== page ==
By 6:00 p.m. the January sun has already set at Big Lake Youth Camp. “This time of year, it’s usually dark by the time they pick us up,” said Tylor Watts, one of the young adults attending this year’s Oregon Young Adults and Big Lake Staff Winter Retreat. “It’s cool going through the trees at night on the snow cat.”
After being brought into the snow-buried camp, settling into cabins and getting together for a meal and worship service, things finally felt a little bit like they used to.
“What was different this year was that the lodge was new,” said Tylor. “That was a key thing for me. I’ve been going to Big Lake for basically my whole life. It was interesting because it still felt like the old lodge but upgraded and more modern. There were obviously a few things that were different, but overall, it still felt like the lodge.”
Worship leader Markis Zarate played the song, “House of Miracles” a few times throughout the weekend, and Tylor remembers Markis sharing his thoughts on how the lodge and Big Lake itself was a house of miracles during COVID — how it was built in such a short period of time, and how it would bless the people that come through for years into the future.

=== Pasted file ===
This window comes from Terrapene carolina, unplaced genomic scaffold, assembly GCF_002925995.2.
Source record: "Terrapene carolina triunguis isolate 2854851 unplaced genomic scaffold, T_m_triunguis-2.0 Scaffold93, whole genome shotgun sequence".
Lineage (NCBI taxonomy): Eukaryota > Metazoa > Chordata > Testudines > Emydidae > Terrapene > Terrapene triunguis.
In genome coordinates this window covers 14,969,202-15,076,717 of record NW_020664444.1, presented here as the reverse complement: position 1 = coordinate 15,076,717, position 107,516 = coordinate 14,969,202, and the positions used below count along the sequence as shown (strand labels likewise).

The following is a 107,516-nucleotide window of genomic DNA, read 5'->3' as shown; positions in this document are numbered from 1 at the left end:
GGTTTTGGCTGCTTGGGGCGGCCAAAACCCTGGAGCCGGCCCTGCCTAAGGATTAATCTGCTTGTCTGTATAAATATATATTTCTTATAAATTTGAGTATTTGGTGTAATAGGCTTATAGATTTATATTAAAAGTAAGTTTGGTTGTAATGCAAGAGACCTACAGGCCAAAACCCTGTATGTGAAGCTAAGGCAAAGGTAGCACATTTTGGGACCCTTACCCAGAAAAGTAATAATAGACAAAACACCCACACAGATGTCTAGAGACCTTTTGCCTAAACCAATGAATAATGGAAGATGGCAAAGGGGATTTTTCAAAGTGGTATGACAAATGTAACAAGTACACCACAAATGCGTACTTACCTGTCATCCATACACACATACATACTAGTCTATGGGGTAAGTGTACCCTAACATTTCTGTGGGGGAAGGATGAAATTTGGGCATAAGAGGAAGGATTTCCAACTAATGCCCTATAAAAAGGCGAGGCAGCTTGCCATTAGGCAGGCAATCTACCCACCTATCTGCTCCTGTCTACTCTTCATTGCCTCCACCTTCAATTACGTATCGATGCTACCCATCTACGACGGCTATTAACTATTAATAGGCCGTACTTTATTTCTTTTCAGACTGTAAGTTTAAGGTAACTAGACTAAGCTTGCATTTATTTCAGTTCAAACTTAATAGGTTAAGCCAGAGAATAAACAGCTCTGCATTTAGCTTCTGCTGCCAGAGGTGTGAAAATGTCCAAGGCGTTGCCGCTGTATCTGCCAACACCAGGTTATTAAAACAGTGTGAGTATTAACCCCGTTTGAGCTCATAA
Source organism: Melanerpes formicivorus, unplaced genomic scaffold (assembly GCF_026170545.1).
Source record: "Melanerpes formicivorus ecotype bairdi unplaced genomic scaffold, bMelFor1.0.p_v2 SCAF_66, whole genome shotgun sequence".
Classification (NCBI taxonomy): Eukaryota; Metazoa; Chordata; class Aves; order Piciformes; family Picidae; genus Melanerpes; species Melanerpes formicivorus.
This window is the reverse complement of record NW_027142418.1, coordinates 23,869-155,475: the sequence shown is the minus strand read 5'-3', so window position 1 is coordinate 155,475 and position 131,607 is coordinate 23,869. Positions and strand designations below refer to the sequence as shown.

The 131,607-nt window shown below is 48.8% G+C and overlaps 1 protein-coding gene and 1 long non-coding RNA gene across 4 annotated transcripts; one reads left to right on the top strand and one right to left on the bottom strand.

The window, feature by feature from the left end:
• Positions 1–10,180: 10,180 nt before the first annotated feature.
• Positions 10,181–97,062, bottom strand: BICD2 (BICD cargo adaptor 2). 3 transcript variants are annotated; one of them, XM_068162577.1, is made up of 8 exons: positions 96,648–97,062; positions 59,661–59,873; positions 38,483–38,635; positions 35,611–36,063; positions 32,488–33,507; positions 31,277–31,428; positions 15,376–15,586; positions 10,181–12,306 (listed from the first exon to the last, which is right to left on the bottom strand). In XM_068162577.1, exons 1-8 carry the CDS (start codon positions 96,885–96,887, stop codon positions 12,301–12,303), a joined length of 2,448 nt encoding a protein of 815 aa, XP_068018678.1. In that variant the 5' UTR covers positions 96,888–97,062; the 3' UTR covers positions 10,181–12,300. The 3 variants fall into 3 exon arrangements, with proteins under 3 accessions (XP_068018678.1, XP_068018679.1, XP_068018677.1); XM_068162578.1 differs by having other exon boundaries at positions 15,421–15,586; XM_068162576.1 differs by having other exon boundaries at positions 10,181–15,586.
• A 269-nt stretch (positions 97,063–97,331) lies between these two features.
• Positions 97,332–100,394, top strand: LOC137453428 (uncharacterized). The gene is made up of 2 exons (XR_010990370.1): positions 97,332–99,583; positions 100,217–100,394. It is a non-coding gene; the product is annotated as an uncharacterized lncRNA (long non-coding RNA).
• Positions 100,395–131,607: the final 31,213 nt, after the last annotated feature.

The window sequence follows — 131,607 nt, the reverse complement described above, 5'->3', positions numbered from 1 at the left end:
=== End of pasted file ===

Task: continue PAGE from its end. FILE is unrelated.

Aside from fun snow activities like tubing, Tylor appreciated the opportunity to reflect and explore the beauty of God’s nature. “The moon was so bright you could walk around at night without a flashlight," he said. "I could see my own shadow in it. We went to the outskirts of camp really late to take a few night photos. It was so calm and beautiful and serene looking up at the stars and around at the untouched snow with the mountain in the distance.”
“It’s nice to have the chance to meet some new people and do something like this after being so cooped up,” said Tylor. The Winter Retreat provided the chance to do what Big Lake does best — reconnect its visitors with their community, their earth and their God.